On Father’s Day weekend, we got a phone call from my Great Aunt saying the Elderflower was in bloom. We don’t have any bushes on our property here but luckily she does, and they are set far off the road, which is important for elderflowers because they are a harvest you don’t wash or rinse.
I’m sure a lot of people here in the US have heard of elderberry. But elderflower is less common. It’s big in the UK or Northern Europe. It’s a shame we American’s don’t utilize it more since it offers such a warm, floral scent and flavor.
I’ve talked a bit about elderflower in previous posts (here and here) so I didn’t want to reiterate myself too much but probably will since I am on a bit of an elderflower high and have learned some new things. This is my second year taking the reigns of the spring elderflower. Like I said in one of previous posts, my brother used to be in charge, making a carbonated elderflower water. When I took over last year, I went with a simpler (less-risk-of-explosion no-need-to-cork-bottles) method by making a syrup.
Both last year and this year, I used this recipe as a general guide. Last year’s batch turned out better but I had nearly twice as many elderflowers and less sugar. (Looking back, I think I doubled everything but the sugar last year. This year I used the full amount of sugar.) Still, this year’s is delicious regardless. Both years I had trouble straining the syrup. Although it’s a thin, liquidy syrup it is still thick enough to take forever when going through a coffee filter. Next year, I’d like to try The River Cottage Cookbook method of steeping the flowers in hot water first, then straining, adding sugar and boiling to create a syrup. I want to perfect my syrup recipe but the beauty of a seasonal harvest is that I will have to until next year to try again.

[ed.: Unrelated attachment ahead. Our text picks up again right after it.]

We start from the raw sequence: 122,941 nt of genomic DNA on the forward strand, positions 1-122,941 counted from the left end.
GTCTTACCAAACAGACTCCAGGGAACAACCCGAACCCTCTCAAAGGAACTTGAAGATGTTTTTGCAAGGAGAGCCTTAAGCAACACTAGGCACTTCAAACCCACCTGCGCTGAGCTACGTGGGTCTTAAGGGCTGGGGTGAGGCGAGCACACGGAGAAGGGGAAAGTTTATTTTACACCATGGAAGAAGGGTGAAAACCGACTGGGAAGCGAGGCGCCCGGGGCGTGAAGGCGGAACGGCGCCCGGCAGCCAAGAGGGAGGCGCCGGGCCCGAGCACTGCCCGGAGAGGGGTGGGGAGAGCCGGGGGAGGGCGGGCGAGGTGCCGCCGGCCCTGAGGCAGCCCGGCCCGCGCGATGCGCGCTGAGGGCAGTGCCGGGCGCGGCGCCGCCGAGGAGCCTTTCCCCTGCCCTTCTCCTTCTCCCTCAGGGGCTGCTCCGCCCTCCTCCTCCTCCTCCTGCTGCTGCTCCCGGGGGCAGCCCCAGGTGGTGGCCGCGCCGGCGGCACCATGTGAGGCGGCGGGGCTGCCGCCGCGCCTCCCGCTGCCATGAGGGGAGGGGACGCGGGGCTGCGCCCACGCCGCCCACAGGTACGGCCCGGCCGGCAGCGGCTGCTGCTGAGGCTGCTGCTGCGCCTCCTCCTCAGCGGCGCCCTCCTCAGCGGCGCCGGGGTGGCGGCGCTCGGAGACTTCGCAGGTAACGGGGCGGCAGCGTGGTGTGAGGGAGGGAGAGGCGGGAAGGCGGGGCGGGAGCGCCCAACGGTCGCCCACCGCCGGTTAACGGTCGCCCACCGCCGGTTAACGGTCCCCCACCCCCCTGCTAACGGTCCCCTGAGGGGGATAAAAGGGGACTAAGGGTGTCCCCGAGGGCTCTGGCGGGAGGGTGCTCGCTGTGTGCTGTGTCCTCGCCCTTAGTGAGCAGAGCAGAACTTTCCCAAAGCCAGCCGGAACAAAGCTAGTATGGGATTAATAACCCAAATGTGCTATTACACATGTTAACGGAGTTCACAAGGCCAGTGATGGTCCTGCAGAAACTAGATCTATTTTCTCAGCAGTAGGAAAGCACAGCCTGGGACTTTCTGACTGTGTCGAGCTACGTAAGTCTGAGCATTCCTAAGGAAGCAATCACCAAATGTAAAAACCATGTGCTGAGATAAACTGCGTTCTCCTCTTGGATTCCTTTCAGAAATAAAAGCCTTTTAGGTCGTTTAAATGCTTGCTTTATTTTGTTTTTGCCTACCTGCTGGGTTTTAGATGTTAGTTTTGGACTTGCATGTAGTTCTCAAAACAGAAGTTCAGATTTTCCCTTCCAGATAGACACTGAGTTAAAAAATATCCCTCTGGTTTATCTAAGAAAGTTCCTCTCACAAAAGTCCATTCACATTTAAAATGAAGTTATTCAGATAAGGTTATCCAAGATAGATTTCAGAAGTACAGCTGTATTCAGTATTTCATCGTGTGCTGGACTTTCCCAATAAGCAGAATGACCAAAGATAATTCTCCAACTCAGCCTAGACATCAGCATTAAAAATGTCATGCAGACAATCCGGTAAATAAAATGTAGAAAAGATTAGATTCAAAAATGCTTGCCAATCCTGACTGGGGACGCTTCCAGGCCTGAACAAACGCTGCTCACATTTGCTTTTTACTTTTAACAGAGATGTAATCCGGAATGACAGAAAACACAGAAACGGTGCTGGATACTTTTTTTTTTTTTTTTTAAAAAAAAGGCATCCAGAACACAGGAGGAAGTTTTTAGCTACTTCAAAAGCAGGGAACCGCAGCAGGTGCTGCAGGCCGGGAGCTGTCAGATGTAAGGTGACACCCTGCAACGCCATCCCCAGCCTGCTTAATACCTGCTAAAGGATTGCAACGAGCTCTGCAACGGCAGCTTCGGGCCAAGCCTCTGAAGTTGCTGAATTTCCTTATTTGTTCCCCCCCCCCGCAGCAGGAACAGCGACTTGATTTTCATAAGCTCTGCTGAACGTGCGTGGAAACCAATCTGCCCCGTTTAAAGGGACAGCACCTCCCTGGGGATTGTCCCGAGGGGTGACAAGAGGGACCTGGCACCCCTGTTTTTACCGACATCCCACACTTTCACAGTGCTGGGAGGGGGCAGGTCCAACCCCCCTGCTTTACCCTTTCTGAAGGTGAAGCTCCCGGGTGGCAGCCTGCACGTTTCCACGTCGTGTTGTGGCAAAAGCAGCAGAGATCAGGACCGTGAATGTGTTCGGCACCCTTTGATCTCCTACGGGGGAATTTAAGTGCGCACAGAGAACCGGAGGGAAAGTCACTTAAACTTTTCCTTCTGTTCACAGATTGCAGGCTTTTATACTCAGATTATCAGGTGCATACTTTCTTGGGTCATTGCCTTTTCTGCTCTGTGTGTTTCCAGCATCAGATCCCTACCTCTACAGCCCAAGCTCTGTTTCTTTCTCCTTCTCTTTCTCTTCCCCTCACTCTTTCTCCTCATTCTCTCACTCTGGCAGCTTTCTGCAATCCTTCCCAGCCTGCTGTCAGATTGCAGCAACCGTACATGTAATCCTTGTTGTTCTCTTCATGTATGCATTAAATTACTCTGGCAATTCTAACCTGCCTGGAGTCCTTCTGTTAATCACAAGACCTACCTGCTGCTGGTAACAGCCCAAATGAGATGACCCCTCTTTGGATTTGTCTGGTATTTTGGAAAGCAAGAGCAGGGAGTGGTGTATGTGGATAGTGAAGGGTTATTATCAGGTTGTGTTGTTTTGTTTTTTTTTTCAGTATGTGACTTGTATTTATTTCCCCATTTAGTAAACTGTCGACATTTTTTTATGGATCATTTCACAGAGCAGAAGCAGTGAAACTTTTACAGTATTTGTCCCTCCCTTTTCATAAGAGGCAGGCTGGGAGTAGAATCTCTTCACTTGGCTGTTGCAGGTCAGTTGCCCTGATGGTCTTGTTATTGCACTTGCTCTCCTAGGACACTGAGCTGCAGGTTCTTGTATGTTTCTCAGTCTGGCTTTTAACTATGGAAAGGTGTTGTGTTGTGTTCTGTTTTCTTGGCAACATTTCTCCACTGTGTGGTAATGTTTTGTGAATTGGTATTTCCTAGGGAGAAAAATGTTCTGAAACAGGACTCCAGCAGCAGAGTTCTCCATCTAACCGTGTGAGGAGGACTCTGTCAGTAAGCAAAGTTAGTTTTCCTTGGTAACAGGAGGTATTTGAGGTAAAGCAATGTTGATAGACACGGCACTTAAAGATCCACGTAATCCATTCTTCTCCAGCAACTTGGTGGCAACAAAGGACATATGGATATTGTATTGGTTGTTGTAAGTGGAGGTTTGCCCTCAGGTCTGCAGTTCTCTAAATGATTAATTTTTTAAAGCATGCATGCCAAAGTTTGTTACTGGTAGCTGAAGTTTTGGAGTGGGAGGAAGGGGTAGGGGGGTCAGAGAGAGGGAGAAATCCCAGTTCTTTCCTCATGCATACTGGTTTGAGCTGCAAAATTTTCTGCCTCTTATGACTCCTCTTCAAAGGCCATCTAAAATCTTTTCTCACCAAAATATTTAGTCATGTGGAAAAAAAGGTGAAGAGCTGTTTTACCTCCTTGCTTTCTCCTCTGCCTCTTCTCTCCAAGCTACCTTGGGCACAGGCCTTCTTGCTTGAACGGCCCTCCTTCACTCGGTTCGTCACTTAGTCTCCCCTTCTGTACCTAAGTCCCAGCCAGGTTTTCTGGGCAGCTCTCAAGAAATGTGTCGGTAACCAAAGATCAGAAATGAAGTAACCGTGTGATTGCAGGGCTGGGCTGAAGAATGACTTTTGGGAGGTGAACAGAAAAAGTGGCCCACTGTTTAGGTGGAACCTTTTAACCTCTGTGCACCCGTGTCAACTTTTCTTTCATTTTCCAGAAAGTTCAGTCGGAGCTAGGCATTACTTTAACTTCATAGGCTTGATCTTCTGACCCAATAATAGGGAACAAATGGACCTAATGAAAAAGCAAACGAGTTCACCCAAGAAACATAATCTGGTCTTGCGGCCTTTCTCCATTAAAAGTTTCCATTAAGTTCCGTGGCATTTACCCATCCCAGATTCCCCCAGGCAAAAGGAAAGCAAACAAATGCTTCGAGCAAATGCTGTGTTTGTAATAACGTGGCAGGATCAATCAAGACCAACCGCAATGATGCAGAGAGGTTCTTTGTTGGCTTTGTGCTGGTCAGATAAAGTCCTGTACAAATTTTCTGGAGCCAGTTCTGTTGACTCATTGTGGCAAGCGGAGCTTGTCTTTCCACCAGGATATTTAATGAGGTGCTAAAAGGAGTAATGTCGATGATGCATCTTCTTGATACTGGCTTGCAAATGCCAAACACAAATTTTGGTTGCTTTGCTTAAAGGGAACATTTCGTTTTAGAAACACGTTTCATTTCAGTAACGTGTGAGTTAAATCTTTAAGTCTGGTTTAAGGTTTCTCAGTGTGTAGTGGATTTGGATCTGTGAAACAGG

It’s actually very simple to make an elderflower syrup, here are the basic guidelines:
If you don’t want to make the syrup or don’t have access to the flowers, you can still buy store bought varieties. (Saft Flader from Ikea, D’Arbo Elderflower syrup, or an alcoholic liqueur by St. Germain are the ones I can think of off hand. Plus Bottle Green has a lot of sparkling cordials and presses that are delicious.)
So how and where should you use elderflower syrup? Well, the simplest way is to add some to a sparkling beverage like club soda, seltzer water, tonic water, etc, to make a soda of sorts. Often, I see the ratio of 1 part syrup to 5 parts water which is a good springboard but it depends on your taste preference or how sweet your syrup is. It’s also common in cocktails. A simple Google search should provide you with plenty of inspiration. It is also great drizzled over not-too-sweet berries. And some suggestions I’ve seem include adding it to homemade whipped cream or even drizzled over ice cream.
Baked goods are possibility and again, a simple search will turn up some recipes. I actually tried an almond cake once, sweetened with elderflower syrup but it didn’t quite turn out right. You can bake a cake that isn’t too sweet then poke holes in the top and pour the syrup over it and let it soak in.
This year, my favorite way to use it was an elderflower sorbet! I got the idea from The River Cottage Cookbook. In the directions they basically have you making the syrup and using that straight to make sorbet. I tried this on Father’s Day but everyone thought it was much too sweet, so I watered it down.